Digger Joe

Digger Joe

A Story by AshW

Digger Joe, was what everyone called him. His real name was Joey Dorstend, but no one had called him that for almost twenty years now, ever since he became the groundskeeper of the local cemetery. Groundskeeper was of course the official title for his job, a much more gratifying word than what he really was: a grave-digger. He did have a variety of lesser tasks, like picking up the trash, planting, raking, re-sodding and getting rid of old flowers and faded flags, but what he mainly did was digging.
He dug neat, rectangular graves with tidy squared corners where the dead would be buried after hours of preaching from the emissary of whichever god they were obsequious to. And then he filled up the grave with the upturned soil. The work that he wasted his life on ran in loops as he endlessly dug and filled up, working hours of strenuous effort just to be back to the same initial point. 
The latest addition to the cemetery’s residents had been a father of two. Digger had seen the two teenagers struggling with their tears while their mother let hers flow freely. He had waited in the shadows, as he always did, until the end of the sermon and not once did she stop crying. She was held by relatives who tried to comfort her but that, of course, was futile. Every grieving husband, wife, parent or child thinks that he or she is alone with that pain. But Digger, who had witnessed that same scene over and over again, knew one simple truth about life: no matter what singular paths people follow, no matter what distinct achievements they accomplish, no matter what tragedies they suffer and what memories they forge, they all share the same fate. They are born, they live, and they die. 
This was comforting to Digger. He was only running out the clock.
Only, no one would be there to mourn him, unlike the one whose grave he had painstakingly dug during the early hours of the morning. He had never known his parents. He grew up in an orphanage, a short distance from the cemetery. These were the two establishments that had nursed him all his life. He had never known passion and had never been loved. He would have liked to think that his job was a turn-off for women, but it seemed that no one really had any interest in him, without even knowing that he spent his days among the dead.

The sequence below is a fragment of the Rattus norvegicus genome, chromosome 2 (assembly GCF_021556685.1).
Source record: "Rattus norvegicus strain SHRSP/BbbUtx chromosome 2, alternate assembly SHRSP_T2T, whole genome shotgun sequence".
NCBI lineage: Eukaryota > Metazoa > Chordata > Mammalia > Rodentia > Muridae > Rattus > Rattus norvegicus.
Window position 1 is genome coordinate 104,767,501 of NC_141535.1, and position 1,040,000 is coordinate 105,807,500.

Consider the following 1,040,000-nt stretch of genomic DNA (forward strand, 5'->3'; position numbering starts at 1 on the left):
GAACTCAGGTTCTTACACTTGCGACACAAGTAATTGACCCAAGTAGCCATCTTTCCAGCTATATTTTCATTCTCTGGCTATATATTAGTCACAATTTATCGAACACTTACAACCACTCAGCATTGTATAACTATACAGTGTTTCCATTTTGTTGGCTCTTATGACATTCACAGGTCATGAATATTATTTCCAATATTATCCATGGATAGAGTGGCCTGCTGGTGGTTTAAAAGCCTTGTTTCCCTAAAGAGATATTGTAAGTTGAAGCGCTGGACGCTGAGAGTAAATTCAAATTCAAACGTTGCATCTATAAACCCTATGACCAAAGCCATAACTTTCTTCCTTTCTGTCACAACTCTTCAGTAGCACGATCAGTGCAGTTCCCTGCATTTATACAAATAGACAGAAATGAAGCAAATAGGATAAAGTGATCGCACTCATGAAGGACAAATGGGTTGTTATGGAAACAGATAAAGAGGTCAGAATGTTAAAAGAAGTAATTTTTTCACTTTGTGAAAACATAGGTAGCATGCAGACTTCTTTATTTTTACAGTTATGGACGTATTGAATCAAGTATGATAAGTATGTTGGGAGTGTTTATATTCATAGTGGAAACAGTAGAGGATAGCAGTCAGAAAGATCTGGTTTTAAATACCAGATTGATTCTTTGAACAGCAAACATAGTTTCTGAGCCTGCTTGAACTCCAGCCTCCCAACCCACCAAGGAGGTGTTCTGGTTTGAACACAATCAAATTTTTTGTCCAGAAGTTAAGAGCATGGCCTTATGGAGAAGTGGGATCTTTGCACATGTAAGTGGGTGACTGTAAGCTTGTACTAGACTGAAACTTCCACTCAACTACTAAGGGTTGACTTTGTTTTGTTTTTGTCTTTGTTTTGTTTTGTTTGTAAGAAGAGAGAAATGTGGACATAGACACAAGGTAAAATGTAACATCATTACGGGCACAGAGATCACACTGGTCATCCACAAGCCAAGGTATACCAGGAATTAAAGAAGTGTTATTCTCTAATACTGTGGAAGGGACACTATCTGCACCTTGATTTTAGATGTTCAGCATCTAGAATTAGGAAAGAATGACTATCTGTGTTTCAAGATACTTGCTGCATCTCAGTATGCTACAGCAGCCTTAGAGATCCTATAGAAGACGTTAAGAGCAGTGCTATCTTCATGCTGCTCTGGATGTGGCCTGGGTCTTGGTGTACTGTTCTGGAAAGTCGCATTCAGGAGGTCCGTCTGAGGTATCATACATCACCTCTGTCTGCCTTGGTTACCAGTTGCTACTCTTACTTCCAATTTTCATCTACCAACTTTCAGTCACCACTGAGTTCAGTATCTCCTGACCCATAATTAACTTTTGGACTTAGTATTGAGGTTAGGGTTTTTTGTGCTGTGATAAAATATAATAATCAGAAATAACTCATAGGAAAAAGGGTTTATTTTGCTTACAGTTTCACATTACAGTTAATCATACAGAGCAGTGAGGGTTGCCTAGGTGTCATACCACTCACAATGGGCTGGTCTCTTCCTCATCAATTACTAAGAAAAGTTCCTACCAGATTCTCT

He was as dead to the living as those whom he tended to. 
But even these lived in the memories of their loved ones. 
He would be remembered by none.
He heard something. The noise had been there all the time, he realised, elusive at first; the sound equivalent of something we see out of the corner of the eye, which we find isn’t really there when we turn to face it. Except that it was steadily growing louder. It sounded like something scratching against a hard surface. 
Digger froze. The sound was coming from the casket that was laid in the ten-foot hole in front of him. It was still faint but audible. Nails scratching the inside of the casket. He remained motionless, shocked and paralyzed by the utter ludicrousness of what he was hearing. Then the moaning started. More scratching, this time much louder.
The terror that threatened to take hold of Digger never really surfaced. He had walked among the dead too long to know that no one ever came back. He had of course heard stories before. Someone having all the signs of having trespassed, and who suddenly, for whatever inexplicable reason, jolts right back to life. It was supposed to be some sort of rare medical condition, although Digger simply thought that that person’s time had not yet come.
He heard a muffled voice. The man inside was coming to his senses. 
Digger laughed. The whole situation was hilarious. He thought of the wife in tears, and how she would react when she saw her husband waltz into their home in the clothes he had just been buried in. She could die of a heart attack, and he might have to bury her! Digger was hollering now.
The man inside the coffin was banging furiously against the lid, which remained stuck. “No need to panic, big guy,’ Digger said, after managing to get a hold of himself. “I’ll get you out soon enough”. 
And you can get back to your life. Back to your perfect life, with your perfect family and your perfect job. The casket was an expensive one, and the cars around the funeral had been very classy. The guy probably had serious money. Probably a massive house where his two carefree children pranced around. He had never had a single worry in his life, until that fateful day when he collapsed.. He was like one of those rich brats who often came around the cemetery, drunk as hell, to make fun of the grave-digger. These usually grew up to be highly respected members of the society, and find the ideal companions to start a loving family with. These were the people who despised the likes of Digger, who, by their mere existence, tended to be a sickly blot smeared on an otherwise perfect life.
The banging against the lid was getting more frantic now. 
Envy and Hate stem from the same dark entrails of human emotions. Digger felt both as he started shoveling.
He dug very slowly, and threw each mound very carefully.
The cries began to fade as he worked, and the piles of dirt slowly stifled the sobbings of agony.

© 2013 AshW

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This was really good. I love "the simple truth about life" as you described it. Well done.

Posted 8 Years Ago


8 Years Ago

Thank you! I'm very new here and looking forward to contributing to the site.

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Added on March 27, 2013
Last Updated on March 27, 2013
Tags: horror, fantasy, meek, weak, revenge, vengeance, digger, graveyard, cemetery, buried, buried alive, alive



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